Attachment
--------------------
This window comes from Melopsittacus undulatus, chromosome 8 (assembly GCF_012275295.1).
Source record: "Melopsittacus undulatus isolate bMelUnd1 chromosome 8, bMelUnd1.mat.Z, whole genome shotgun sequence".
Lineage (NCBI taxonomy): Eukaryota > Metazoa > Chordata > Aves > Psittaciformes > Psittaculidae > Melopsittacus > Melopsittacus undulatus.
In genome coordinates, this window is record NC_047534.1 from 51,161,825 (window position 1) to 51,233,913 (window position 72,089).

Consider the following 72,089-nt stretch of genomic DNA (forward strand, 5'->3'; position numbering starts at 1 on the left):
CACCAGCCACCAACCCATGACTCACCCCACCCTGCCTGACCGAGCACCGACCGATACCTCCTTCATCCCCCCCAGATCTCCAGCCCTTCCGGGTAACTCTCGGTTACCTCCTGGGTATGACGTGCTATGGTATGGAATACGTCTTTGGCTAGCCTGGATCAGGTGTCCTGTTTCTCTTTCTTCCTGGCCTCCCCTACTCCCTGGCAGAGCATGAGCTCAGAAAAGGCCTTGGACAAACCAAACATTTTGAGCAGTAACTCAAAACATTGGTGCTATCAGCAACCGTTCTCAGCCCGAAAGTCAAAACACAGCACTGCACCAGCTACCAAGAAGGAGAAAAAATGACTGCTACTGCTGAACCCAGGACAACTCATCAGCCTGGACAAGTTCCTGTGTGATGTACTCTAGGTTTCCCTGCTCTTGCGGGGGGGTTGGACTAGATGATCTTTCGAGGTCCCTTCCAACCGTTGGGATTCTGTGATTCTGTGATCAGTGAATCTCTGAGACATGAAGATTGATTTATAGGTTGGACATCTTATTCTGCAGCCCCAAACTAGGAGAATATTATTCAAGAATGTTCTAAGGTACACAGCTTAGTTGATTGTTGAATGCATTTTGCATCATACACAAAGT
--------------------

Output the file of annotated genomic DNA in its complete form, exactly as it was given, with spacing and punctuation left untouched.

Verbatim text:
This window comes from Melopsittacus undulatus, chromosome 8 (assembly GCF_012275295.1).
Source record: "Melopsittacus undulatus isolate bMelUnd1 chromosome 8, bMelUnd1.mat.Z, whole genome shotgun sequence".
Lineage (NCBI taxonomy): Eukaryota > Metazoa > Chordata > Aves > Psittaciformes > Psittaculidae > Melopsittacus > Melopsittacus undulatus.
In genome coordinates, this window is record NC_047534.1 from 51,161,825 (window position 1) to 51,233,913 (window position 72,089).

Consider the following 72,089-nt stretch of genomic DNA (forward strand, 5'->3'; position numbering starts at 1 on the left):
CACCAGCCACCAACCCATGACTCACCCCACCCTGCCTGACCGAGCACCGACCGATACCTCCTTCATCCCCCCCAGATCTCCAGCCCTTCCGGGTAACTCTCGGTTACCTCCTGGGTATGACGTGCTATGGTATGGAATACGTCTTTGGCTAGCCTGGATCAGGTGTCCTGTTTCTCTTTCTTCCTGGCCTCCCCTACTCCCTGGCAGAGCATGAGCTCAGAAAAGGCCTTGGACAAACCAAACATTTTGAGCAGTAACTCAAAACATTGGTGCTATCAGCAACCGTTCTCAGCCCGAAAGTCAAAACACAGCACTGCACCAGCTACCAAGAAGGAGAAAAAATGACTGCTACTGCTGAACCCAGGACAACTCATCAGCCTGGACAAGTTCCTGTGTGATGTACTCTAGGTTTCCCTGCTCTTGCGGGGGGGTTGGACTAGATGATCTTTCGAGGTCCCTTCCAACCGTTGGGATTCTGTGATTCTGTGATCAGTGAATCTCTGAGACATGAAGATTGATTTATAGGTTGGACATCTTATTCTGCAGCCCCAAACTAGGAGAATATTATTCAAGAATGTTCTAAGGTACACAGCTTAGTTGATTGTTGAATGCATTTTGCATCATACACAAAGT